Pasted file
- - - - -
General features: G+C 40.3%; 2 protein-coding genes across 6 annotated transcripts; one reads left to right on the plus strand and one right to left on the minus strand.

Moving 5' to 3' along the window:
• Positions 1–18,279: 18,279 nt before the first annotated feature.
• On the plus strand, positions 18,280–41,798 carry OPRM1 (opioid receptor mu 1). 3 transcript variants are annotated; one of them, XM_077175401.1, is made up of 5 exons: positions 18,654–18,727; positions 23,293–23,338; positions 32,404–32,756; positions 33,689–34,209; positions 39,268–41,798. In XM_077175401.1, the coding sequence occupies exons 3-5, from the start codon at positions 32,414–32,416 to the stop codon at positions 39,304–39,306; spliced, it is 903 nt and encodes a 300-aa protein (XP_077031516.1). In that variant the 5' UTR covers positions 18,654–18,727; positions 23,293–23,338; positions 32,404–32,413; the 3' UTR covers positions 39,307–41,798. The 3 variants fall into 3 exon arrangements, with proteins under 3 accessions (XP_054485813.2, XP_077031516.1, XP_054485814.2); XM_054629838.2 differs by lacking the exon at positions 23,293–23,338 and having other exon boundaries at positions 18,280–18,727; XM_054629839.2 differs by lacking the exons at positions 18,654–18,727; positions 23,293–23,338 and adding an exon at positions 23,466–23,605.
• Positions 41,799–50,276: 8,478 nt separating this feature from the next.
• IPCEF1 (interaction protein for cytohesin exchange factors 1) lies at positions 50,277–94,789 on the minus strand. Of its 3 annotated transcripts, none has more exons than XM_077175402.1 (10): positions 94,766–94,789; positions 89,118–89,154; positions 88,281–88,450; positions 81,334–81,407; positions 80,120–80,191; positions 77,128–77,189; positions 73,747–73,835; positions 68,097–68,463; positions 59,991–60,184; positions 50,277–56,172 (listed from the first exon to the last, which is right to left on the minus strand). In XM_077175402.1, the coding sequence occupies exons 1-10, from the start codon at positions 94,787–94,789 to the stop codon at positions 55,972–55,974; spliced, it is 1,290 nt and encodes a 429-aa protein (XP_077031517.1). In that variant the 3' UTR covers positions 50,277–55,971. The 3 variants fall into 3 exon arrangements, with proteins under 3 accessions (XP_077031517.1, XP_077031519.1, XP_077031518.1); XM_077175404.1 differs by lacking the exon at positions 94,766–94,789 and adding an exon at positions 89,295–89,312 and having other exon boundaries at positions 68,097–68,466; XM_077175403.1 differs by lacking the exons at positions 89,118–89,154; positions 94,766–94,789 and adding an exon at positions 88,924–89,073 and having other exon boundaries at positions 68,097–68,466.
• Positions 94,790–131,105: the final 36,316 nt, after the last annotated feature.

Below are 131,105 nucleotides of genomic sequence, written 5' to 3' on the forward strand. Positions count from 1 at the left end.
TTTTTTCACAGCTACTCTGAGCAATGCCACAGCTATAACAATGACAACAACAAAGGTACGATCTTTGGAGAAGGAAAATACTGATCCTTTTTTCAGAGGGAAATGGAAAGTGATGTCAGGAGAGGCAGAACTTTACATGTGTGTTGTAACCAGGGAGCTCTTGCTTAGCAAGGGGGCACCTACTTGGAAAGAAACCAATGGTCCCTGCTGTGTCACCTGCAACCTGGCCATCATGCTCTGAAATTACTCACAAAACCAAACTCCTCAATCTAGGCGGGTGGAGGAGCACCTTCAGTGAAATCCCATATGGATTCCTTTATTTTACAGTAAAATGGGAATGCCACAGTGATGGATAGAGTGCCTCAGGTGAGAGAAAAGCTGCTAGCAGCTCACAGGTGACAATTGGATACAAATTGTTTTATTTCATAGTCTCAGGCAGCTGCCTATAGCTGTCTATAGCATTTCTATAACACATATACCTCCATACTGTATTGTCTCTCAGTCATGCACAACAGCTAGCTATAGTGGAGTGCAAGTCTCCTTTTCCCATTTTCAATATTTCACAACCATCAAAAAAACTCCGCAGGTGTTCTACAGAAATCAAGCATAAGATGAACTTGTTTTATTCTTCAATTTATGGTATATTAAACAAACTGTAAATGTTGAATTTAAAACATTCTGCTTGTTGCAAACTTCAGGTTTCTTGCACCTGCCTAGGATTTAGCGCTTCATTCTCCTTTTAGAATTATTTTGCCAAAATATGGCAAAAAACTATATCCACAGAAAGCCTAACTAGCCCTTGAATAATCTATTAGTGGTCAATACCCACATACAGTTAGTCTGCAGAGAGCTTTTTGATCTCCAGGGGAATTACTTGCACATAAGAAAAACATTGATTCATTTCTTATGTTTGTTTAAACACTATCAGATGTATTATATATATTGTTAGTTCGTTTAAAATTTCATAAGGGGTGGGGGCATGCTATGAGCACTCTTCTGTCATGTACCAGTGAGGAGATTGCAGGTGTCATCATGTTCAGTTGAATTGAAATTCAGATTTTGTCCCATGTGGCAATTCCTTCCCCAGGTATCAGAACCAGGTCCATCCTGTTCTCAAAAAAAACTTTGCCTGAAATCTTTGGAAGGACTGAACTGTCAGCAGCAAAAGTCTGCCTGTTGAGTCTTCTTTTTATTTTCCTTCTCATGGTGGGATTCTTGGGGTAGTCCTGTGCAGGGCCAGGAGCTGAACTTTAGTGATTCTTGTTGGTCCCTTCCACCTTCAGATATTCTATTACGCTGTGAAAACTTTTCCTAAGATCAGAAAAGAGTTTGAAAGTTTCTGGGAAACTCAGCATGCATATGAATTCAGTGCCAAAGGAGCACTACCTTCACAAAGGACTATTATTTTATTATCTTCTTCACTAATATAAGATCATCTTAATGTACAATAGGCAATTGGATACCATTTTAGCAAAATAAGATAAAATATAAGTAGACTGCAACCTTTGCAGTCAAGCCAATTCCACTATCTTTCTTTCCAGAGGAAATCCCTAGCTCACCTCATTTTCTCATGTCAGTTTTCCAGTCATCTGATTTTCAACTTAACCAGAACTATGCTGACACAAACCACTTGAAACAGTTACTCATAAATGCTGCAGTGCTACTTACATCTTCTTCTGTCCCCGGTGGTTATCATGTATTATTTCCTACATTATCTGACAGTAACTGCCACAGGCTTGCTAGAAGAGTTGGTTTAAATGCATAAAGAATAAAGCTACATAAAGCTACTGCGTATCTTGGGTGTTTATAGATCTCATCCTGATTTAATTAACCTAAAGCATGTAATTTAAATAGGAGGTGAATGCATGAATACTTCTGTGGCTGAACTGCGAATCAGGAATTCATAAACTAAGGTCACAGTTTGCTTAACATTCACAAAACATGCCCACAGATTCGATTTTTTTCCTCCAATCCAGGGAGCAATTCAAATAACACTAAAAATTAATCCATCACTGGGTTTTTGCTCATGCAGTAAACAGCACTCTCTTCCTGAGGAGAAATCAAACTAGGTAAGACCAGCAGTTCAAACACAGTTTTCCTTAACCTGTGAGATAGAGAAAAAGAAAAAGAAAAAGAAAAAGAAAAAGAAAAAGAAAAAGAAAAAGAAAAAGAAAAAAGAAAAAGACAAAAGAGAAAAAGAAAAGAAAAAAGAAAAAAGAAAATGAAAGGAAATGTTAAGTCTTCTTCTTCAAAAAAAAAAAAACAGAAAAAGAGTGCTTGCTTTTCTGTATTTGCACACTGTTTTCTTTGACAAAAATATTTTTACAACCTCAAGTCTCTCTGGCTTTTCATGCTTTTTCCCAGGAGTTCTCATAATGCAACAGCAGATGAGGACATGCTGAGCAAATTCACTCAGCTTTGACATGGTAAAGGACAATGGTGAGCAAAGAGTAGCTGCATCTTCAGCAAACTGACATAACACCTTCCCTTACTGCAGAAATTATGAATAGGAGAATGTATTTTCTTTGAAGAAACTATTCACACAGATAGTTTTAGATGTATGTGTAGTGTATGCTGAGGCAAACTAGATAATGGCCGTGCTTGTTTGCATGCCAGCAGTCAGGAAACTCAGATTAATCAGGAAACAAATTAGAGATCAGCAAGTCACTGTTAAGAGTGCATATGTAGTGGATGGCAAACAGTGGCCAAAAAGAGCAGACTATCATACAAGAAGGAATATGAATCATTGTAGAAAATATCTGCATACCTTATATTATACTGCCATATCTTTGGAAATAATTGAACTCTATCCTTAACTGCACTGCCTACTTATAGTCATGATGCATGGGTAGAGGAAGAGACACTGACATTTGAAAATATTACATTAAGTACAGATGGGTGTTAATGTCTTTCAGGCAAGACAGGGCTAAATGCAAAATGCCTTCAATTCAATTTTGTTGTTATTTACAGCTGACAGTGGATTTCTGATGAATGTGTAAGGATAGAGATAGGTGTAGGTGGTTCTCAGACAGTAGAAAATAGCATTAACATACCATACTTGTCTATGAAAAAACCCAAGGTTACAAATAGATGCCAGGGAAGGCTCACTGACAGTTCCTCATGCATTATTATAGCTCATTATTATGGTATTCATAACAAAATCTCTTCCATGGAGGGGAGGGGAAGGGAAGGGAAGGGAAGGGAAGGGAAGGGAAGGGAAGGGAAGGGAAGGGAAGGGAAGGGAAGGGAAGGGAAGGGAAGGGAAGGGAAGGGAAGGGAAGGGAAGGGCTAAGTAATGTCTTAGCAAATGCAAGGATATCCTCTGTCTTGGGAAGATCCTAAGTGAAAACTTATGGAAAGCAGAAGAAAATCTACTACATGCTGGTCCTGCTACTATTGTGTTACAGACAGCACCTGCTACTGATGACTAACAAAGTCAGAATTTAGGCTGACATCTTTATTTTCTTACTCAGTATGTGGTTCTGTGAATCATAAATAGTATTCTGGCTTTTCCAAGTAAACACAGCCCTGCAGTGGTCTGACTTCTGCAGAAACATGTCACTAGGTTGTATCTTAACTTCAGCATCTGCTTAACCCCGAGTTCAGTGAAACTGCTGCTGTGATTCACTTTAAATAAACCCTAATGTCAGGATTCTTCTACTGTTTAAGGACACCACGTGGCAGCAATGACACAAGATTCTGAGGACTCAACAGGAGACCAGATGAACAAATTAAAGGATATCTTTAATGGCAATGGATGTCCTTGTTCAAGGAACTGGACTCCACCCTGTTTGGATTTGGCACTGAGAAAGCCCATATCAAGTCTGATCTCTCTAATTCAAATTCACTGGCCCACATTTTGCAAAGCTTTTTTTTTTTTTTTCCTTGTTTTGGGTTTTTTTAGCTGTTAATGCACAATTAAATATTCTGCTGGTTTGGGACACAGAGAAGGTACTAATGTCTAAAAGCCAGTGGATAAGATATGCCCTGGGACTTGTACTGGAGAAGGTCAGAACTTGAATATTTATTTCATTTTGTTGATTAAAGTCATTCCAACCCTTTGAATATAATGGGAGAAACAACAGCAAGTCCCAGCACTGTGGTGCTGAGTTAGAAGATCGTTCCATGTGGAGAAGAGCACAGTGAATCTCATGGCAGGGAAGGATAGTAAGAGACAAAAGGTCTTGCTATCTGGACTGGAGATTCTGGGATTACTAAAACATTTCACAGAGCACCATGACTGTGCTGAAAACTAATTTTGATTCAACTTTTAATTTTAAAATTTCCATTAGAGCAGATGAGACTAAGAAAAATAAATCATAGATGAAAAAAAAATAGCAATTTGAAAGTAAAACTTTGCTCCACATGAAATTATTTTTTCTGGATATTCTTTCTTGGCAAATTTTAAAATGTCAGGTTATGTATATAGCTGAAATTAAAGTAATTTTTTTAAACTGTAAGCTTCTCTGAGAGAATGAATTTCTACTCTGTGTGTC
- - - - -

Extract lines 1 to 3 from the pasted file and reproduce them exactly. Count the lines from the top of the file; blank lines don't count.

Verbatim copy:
General features: G+C 40.3%; 2 protein-coding genes across 6 annotated transcripts; one reads left to right on the plus strand and one right to left on the minus strand.

Moving 5' to 3' along the window:
• Positions 1–18,279: 18,279 nt before the first annotated feature.